Case Studies

Engaging men in self-management support interventions

By Pat Flanagan


International evidence suggests that men, as a group, are frequently under represented at many self-management support services. They have a higher incidence of many of the more disabling long term conditions such as diabetes, CVD, COPD and gout. Men are more likely to engage in risky, unhealthy behaviours such as drinking and smoking and are more reticent to access health services. These behaviours are often associated with traditional masculine ‘she’ll be right’ attitudes. 


In November 2014 a systematic review was published[1] This review analysed the findings relating to men’s access and acceptability of self management support services and  identified four main themes:  

Need for purpose: getting information, finding out and engaging in physical activity.

Trusted environments: enabling men to talk about ‘taboo subjects’ and open up to different ways of thinking.

Value of peers: people in the same boat, validation of what they are experiencing.

Becoming expert: gaining knowledge and skills, understanding how to navigate the health system, becoming informed consumers, generating a sense of power.

Read about what's happening in Counties Manukau and the rest of this case study.

[1] The accessibility and acceptability of self-management support interventions for men with long term conditions: a systematic review and meta-synthesis of qualitative studies. can be accessed -

Community assets based healthcare

Our understanding and definition of self-management support is evolving as the health system grapples with the increasing burden of chronic disease, the need to reduce health inequalities and deliver person and whanau centred care.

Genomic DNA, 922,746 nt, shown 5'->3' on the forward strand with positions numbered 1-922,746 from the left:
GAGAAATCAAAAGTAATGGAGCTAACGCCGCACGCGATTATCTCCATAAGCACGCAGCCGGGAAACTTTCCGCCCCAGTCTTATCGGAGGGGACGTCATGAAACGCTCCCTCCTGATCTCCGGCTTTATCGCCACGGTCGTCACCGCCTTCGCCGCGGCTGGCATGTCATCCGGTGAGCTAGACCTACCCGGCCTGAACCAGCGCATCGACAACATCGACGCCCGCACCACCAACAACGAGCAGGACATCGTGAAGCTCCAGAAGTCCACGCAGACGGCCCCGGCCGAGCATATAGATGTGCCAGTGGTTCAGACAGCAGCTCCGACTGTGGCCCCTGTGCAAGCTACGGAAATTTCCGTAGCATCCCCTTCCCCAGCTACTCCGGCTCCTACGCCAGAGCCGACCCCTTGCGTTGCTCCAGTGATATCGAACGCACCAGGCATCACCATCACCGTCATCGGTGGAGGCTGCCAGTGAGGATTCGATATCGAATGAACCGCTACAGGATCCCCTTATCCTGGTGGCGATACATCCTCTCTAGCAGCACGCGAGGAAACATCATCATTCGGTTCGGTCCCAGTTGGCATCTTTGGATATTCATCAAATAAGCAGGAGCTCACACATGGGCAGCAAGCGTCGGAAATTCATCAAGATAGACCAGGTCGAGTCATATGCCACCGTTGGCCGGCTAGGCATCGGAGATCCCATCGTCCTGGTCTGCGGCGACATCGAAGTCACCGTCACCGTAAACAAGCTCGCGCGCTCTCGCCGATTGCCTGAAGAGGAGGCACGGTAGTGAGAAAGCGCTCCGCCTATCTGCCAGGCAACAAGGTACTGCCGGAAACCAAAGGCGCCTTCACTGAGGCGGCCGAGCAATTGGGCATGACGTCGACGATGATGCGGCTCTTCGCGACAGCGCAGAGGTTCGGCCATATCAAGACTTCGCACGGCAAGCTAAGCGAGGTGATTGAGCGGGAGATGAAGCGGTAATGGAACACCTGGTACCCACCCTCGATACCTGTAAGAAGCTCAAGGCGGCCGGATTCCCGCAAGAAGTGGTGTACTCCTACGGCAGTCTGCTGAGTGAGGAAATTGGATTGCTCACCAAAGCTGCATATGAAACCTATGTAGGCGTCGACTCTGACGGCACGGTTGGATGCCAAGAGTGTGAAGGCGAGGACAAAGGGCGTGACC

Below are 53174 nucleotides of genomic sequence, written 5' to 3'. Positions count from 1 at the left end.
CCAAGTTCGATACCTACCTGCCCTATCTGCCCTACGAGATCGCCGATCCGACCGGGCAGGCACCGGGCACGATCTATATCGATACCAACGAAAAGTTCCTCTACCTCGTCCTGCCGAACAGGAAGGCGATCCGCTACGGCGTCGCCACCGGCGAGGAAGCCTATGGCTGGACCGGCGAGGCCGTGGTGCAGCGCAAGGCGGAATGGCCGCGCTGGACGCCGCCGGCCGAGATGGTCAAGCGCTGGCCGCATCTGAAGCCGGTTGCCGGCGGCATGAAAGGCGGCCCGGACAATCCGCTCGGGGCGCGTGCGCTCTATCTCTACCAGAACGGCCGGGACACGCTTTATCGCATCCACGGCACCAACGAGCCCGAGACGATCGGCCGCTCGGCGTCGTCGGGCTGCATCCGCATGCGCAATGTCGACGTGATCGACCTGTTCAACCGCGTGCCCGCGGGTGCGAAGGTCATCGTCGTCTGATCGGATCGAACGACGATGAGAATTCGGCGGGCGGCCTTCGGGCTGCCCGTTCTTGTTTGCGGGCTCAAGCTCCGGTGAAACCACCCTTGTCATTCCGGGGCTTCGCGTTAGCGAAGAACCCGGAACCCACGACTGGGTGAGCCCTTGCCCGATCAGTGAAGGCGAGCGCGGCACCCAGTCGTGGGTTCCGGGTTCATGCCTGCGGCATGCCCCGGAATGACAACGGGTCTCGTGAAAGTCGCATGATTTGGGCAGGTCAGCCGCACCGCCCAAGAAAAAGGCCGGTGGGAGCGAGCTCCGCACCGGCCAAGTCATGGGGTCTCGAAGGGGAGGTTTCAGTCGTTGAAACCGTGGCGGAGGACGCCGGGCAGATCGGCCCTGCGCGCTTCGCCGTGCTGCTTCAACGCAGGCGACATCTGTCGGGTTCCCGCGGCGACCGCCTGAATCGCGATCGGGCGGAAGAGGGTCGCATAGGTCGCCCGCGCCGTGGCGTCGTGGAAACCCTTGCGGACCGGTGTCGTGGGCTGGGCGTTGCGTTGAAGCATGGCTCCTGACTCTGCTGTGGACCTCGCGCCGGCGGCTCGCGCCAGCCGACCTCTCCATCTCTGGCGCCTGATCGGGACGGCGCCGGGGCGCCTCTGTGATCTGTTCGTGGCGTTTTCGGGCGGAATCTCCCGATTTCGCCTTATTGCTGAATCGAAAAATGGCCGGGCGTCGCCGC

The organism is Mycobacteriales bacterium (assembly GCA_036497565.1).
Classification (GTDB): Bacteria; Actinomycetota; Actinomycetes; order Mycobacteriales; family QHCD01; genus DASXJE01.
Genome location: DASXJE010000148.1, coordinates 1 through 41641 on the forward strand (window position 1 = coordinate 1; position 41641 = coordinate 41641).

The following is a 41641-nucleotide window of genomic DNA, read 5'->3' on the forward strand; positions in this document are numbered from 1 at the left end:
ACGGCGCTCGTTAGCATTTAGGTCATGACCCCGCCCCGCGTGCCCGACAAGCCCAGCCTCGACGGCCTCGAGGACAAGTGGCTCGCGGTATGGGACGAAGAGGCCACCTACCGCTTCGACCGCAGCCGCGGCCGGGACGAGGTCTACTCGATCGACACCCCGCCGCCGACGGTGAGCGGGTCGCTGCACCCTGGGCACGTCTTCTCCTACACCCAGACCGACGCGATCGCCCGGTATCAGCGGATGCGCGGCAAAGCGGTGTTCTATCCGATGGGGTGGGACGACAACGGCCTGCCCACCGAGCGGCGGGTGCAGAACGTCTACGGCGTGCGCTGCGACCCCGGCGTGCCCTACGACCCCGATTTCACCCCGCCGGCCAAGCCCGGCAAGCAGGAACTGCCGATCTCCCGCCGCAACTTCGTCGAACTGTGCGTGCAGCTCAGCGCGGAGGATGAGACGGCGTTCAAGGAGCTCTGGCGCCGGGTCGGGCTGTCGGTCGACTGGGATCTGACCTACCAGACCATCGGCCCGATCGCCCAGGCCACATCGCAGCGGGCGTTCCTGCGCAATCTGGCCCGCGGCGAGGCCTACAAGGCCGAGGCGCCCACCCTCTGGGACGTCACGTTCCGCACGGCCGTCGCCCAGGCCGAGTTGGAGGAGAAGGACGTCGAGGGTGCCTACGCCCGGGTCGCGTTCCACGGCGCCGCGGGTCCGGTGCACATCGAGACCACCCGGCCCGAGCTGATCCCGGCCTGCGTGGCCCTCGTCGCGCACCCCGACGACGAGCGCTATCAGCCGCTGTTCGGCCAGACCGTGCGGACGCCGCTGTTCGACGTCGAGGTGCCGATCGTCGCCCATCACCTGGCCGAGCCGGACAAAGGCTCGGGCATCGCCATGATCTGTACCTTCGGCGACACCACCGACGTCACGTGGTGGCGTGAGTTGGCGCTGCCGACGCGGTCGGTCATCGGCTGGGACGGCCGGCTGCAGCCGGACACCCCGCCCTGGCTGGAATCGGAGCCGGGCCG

Increasingly we are looking outside of the traditional health paradigm to a more holistic community oriented model of service provision that promotes positive health and social wellbeing.


Earlier this year the Health Foundation produced an evidence review of asset based approaches to health care and wellbeing. The authors suggest that by applying what they describe as ‘the theory of change’ to the development of an initiative; more powerful insights are gained and outcomes realised.
This ‘theory of change’ has four key components.

  1. Reframing of thinking, goals and outcomes - An explicit statement of the shift to thinking about assets (not deficits) and how this enables reassessment of current practice and priorities and the ways in which desired changes can be achieved.
  2. Recognition of the assets available to achieve the change - Mapping and describing as many as possible of the individual, organisational, economic, cultural and physical resources available to the members of the community.
  3. Mobilisation of assets for a purpose - A plan of action for how the identified community assets can be connected, across organisational boundaries and used to achieve the desired goals identified by the community members.
  4. Co-production of outcomes – on the pathway to the long-term goal Co-production of services and outcomes by professionals and citizens, coming together as equals, each with assets and strengths, around a common goal or a joint venture.

Read the rest of the case study and what is happening at Counties Manukau in this space. 

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